The Wall Street Journal reports that the economic ties between Cuba and Venezuela are fraying in the midst of the latter’s economic meltdown with triple-digit inflation and the country’s largest currency note (100 bolivars) worth just around 2 U.S. cents on the black market, not even enough to buy a piece of hard candy at a street kiosk.[1]

This development is a major cause of Cuba’s current economic troubles as discussed in another post this day.

The primary precipitating cause of the fraying ties between the two countries is Venezuela’s declining oil output and thus declining oil shipments to Cuba. Daily shipments of 115,000 barrels of subsidized Venezuelan oil in 2008, says the Journal, “have dropped to about 55,000 a day this year, forcing Cuba this November “to buy oil on the open market for the first time in 12 years.”

In the earlier prosperous years Venezuela restarted and expanded an oil refinery in Cienfuegos, Cuba, making it the city’s largest employer. “Now the refinery sits idle. The last Venezuelan oil tanker docked here in August, according to oil traders. The shutdown has already sharply raised the cost of living for many residents, who had relied on cheap gasoline smuggled out of the refinery to alleviate hardship.”

Venezuela’s economic crisis also has forced it to reduce its payments to Cuba for the latter’s doctors serving in the former, resulting in the return of thousands of the doctors to Cuba. At its peak, 65,000 Cuban medical staff worked in Venezuela, but at the end of this May there only were 38,300, which was 4,000 fewer than three years ago.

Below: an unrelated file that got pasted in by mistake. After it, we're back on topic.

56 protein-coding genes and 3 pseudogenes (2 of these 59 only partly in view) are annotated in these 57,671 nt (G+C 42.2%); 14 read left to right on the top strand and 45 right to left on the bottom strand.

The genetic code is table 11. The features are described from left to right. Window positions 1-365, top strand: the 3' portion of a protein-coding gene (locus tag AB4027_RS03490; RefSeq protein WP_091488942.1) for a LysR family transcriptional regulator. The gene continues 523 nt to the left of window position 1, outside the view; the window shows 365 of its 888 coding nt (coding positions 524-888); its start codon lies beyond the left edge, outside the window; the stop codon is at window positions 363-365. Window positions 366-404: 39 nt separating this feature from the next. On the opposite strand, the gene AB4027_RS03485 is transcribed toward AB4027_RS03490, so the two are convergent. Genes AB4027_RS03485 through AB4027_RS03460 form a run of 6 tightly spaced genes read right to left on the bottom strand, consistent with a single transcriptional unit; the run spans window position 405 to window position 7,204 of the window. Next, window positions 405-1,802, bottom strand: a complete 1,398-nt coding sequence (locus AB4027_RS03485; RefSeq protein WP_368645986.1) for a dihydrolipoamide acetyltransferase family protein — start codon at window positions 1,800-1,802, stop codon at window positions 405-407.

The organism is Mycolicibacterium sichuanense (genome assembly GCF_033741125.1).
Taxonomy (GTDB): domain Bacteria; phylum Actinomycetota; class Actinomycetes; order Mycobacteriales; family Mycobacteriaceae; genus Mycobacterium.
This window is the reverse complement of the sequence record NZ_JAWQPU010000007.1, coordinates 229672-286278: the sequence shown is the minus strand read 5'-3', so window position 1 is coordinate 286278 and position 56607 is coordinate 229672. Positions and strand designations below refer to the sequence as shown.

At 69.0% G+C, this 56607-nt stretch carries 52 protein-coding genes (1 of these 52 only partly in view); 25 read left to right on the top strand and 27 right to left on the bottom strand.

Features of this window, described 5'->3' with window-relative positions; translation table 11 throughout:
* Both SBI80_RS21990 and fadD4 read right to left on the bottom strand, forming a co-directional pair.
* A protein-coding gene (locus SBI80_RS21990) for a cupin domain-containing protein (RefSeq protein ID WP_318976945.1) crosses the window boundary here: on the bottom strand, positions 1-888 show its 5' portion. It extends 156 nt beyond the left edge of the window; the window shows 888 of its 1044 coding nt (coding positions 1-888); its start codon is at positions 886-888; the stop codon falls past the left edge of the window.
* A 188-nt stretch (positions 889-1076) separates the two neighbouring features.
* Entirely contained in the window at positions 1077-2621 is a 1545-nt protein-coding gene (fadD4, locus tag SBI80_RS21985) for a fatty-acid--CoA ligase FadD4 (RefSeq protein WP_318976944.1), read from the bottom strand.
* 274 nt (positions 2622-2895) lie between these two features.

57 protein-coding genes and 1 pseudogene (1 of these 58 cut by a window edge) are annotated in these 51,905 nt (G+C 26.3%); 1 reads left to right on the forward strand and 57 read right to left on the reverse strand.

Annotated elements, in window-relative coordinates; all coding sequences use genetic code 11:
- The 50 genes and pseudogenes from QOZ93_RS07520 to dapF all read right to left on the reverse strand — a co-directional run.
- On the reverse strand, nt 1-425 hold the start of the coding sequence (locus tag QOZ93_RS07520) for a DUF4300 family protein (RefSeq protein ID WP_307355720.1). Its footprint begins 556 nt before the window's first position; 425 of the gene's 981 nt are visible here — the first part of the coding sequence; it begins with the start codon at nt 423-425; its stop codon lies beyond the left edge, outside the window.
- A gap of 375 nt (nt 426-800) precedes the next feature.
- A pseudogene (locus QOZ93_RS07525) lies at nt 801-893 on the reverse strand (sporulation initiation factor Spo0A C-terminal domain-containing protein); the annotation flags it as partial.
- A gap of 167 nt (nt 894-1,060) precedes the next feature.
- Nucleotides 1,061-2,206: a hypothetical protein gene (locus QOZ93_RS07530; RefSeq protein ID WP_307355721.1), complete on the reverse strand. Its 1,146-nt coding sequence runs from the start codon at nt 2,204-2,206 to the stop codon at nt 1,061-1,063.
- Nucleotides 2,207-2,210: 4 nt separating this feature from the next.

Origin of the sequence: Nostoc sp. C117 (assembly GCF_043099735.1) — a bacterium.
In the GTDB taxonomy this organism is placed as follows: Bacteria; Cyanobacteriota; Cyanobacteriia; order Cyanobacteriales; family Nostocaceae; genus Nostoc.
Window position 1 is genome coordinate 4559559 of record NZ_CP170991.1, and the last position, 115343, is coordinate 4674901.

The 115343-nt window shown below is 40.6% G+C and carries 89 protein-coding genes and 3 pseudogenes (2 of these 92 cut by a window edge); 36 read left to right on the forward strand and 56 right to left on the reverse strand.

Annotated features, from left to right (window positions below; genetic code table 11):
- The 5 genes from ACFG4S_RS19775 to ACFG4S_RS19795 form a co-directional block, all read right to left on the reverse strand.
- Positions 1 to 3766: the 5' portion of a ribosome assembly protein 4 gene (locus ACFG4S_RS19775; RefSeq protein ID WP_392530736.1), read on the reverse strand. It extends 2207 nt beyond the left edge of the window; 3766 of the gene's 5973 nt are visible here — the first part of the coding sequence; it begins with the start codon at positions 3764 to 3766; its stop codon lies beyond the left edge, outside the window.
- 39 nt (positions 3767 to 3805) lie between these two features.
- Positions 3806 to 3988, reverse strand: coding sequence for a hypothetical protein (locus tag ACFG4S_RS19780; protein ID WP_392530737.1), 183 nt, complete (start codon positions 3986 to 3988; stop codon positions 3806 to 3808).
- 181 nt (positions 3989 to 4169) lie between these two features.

Cuba’s exports of services, mostly such medical missions to Venezuela and elsewhere, fell 15% to $470 million last year from 2013, according to government statistics.

In addition, “Cuba’s flagship airline, Cubana de Aviación, stopped regular flights to Caracas earlier this year. Charters from Caracas to Havana have scaled back too as demand slumped.”

On the surface the two countries continue to pledge solidarity with each other. After Fidel Castro died last month, Venezuela’s government declared three days of national mourning, and its President Nicolás Maduro and a large delegation of high officials spent several days in Cuba to pay respects. He sat to the right of Raúl Castro, Cuba’s president and the elder Mr. Castro’s successor, at the memorial ceremony in Havana, fighting back tears before his turn came to speak to the crowds. Maduro then told the crowd, “Raúl, count on Venezuela. We will carry on the path of victory, the path of Fidel.”

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[1] Kurmanaev, Cuba and Venezuela’s Ties of Solidarity Fray, W.S.J. (Dec. 13, 2016); Assoc. Press, Venezuela Unveils 6 New Bills Amid Galloping Inflation, N.Y. Times (Dec. 7, 2016).